Heat Pumps Explained: The Technology, the Advantages and the Future

Mitsubishi Ecodan Airsource Heat Pump

The UK’s heating system stock is currently largely reliant on mains gas, oil and LPG systems. Around 85% of homes in the UK have boilers that use natural gas, which gives off carbon dioxide when burnt. With 20% of UK carbon emissions being created just by heating buildings, and a national target of achieving net zero by 2050, a greener way to keep us warm is needed. Heat pumps are widely seen as the solution; these work by utilising electricity to extract heat from the air or ground and use this warm water in radiators and underfloor heating systems. Caplor Energy have been successfully installing heat pumps in Herefordshire and further afield for the last five years and are on track to have delivered their 200th installation by the end of 2021.

How Exactly Do Heat Pumps Work?

In simple terms, a heat pump is a device that transfers heat from an external source (such as the heat in the ground or air) to another location (such as the hot water system or central heating in a house). For example, air source heat pumps (ASHPs) absorb heat from the outside air. This heat can then be used to heat radiators, underfloor heating systems, or warm air convectors and hot water in your building.

An ASHP works a bit like a refrigerator in reverse. The process consists of an evaporator, a compressor and a condenser. The ASHP absorbs heat from the outside air into a liquid at a low temperature, then the heat pump compressor increases the temperature of that heat. In the condenser, the hot liquid’s heat is transferred to your heating and hot-water circuits so you can use it to warm up your premises or home.

What are the Advantages of Heat Pumps?

Heat pumps provide many benefits as heating and hot water systems, including the following:

  • Lower fuel bills, particularly if you are replacing conventional electric heating, LPG or oil.
  • Lower carbon emissions, depending on which heat source you are replacing
  • Increased safety when compared with combustion-based systems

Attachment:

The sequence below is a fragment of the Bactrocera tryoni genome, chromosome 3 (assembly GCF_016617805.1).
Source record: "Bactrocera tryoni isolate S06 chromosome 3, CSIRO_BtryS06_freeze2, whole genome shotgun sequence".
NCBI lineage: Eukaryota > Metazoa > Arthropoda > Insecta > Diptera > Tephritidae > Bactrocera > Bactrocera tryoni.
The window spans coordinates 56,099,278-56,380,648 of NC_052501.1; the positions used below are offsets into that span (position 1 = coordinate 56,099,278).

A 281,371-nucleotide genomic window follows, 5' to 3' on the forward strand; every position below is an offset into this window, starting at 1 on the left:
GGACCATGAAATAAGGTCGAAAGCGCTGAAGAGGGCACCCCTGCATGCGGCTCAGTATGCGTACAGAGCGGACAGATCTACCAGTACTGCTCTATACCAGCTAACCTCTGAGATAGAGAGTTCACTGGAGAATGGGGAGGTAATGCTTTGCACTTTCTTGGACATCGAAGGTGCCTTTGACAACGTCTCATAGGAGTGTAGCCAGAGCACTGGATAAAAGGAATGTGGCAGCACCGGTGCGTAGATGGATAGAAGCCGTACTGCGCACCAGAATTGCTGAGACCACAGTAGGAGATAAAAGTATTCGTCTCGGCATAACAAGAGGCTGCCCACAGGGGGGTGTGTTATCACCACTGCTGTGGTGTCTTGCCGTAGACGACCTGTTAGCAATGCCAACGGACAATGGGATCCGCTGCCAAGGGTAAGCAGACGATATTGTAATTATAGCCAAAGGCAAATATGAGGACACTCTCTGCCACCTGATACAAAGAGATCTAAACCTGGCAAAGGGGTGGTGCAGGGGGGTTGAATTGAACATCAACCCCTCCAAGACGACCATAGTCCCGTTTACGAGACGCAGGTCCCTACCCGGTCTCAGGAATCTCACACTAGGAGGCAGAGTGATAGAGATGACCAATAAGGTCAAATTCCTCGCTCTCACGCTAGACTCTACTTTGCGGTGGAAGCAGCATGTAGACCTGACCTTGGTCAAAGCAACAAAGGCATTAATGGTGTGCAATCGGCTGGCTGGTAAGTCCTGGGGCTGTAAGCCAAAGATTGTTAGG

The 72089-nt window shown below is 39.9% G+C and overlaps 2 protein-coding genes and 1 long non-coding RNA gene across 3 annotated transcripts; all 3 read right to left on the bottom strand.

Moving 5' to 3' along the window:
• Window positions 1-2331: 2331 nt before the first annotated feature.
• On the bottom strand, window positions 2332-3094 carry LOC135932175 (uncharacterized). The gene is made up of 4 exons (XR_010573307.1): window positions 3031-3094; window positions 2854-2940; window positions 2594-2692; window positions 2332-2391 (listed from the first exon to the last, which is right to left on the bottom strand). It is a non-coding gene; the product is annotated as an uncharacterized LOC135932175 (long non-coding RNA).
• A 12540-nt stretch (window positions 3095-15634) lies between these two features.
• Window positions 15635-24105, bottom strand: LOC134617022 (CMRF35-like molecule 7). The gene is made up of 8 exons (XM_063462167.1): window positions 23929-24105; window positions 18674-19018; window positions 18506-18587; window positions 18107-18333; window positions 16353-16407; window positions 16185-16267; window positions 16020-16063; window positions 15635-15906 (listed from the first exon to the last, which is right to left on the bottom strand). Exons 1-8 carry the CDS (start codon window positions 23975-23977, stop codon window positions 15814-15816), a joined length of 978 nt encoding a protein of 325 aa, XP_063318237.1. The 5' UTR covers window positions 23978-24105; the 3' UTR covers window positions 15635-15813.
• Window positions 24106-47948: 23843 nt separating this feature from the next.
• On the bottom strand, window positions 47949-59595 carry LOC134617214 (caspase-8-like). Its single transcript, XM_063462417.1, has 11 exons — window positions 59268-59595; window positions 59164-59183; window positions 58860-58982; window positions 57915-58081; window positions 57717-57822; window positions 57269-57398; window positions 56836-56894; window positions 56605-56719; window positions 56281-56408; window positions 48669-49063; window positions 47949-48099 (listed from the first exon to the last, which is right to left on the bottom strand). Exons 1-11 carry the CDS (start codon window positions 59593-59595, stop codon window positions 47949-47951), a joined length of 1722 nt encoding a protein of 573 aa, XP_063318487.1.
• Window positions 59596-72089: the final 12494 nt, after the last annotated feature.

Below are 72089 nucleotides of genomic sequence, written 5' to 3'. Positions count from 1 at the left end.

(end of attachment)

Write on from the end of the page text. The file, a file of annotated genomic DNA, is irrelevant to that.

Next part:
• Minimal maintenance required
  • A long-life span, delivering a reliable and steady source of heat

 

Modern heat pumps are also incredibly quiet; Caplor Energy install market-leading models from Mitsubishi and LG, which run more quietly than a typical domestic refrigerator. Heat pumps are fully capable of matching the same water temperatures as traditional boilers, but due to their longer-term, more efficient operating cycles, they don’t need to do so in order to keep rooms warm, particularly when combined with suitable radiators designed to perform with the lower flow rates. These systems are an incredibly efficient means of generating heat; for every kilowatt of electricity given to a heat pump, it will create between 2-4 kilowatts of heat. This makes heat pumps up to four times more efficient than traditional boilers, which typically create 0.9kW of heat per kW of gas. Electricity from renewable sources already accounts for a significant proportion of UK domestic power generation (43% in 2020), and this percentage is only set to increase, with a UK government target of 100% by 2035. This means the energy powering heat pumps is already very green, and only set to become greener.

 

What about the future outlook?

The opportunity heat pumps present to reduce carbon emissions associated with heating is already well understood by policymakers, and is reflected in buildings legislation. The Future Homes Standard seeks to ensure that new homes built from 2025 will produce 75-80% less CO2 emissions than homes delivered under current regulations. No new homes will be able to connect to the gas network from 2025 and will be required to utilise a low-carbon heating source, such as a heat pump.

Meanwhile, many owners of existing properties are already choosing to make the transition, with heat pump installation numbers in 2021 already at 120% of 2019 levels. This has and will continue to be supported with government funding; Currently, the Domestic Renewable Heat Incentive (RHI) makes quarterly payments over a period of 7 years, based on the amount of heat generated. This scheme will be closed to applications in March 2022, but will be replaced by the Boiler Upgrade Scheme. The new scheme will offer grants of £5,000 for air-source heat pumps, and £6,000 for ground-source heat pump installations from a total fund of £450 million when it launches in April 2022.

I’m interested in finding out more, where do I start?

If you’d like to understand what heat pump solution would work best for your property, reach out to a well-established, accredited and experienced provider with a demonstrable track record of high customer satisfaction. Herefordshire-based Caplor Energy have a five-star Trustpilot rating, and are approved by leading heat pump manufacturers. As a family business with the core values of inspirational sustainable improvement at their heart, their friendly, enthusiastic team have a proven track record of successful installations across a wide range of domestic and commercial properties, and pride themselves on their professional approach to developments large and small.

To find out more, get in touch with Caplor Energy on 01432 860 644

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